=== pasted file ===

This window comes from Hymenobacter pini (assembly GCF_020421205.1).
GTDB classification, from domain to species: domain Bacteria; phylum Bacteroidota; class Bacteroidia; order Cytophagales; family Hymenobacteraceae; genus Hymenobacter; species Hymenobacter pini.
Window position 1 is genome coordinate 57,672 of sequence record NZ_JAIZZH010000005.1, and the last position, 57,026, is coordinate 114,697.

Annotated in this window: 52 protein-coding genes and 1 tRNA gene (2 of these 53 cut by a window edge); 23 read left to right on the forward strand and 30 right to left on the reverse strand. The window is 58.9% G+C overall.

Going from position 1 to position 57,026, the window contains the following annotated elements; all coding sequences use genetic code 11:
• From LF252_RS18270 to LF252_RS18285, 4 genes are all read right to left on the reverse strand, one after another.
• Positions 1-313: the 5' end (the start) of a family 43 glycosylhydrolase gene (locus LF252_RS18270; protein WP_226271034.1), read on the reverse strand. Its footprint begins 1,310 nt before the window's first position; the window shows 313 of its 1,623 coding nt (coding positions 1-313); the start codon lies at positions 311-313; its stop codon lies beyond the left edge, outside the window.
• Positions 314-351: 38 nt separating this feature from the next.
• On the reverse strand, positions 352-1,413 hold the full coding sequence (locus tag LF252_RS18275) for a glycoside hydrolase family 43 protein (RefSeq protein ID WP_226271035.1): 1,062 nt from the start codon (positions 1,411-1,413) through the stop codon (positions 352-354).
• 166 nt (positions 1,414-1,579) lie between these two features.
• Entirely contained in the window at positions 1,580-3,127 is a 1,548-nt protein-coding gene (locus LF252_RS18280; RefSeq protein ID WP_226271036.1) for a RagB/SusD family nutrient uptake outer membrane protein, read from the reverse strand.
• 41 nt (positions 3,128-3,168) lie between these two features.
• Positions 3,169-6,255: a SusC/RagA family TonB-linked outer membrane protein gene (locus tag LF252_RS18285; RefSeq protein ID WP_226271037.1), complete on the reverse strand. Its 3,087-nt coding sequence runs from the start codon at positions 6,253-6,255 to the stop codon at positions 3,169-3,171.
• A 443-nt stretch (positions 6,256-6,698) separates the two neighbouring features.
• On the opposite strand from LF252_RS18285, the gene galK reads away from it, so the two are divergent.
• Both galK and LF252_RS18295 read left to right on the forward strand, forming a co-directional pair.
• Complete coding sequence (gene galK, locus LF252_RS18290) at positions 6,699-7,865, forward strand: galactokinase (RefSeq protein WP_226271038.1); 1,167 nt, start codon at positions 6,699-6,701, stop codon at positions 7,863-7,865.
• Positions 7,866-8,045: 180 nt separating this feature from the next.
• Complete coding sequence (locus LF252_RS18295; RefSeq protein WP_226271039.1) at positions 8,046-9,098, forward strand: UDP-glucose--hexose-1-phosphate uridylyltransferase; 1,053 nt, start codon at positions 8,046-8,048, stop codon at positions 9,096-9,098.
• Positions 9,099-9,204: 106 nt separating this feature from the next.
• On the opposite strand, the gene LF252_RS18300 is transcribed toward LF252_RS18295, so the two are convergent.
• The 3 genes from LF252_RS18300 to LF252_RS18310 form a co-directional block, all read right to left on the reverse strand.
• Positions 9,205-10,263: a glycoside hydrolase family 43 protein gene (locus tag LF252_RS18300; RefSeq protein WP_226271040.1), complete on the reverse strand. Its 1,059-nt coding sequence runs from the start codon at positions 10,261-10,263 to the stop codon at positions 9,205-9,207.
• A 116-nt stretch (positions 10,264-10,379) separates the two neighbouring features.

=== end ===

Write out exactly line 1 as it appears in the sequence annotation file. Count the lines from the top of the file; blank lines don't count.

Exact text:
This window comes from Hymenobacter pini (assembly GCF_020421205.1).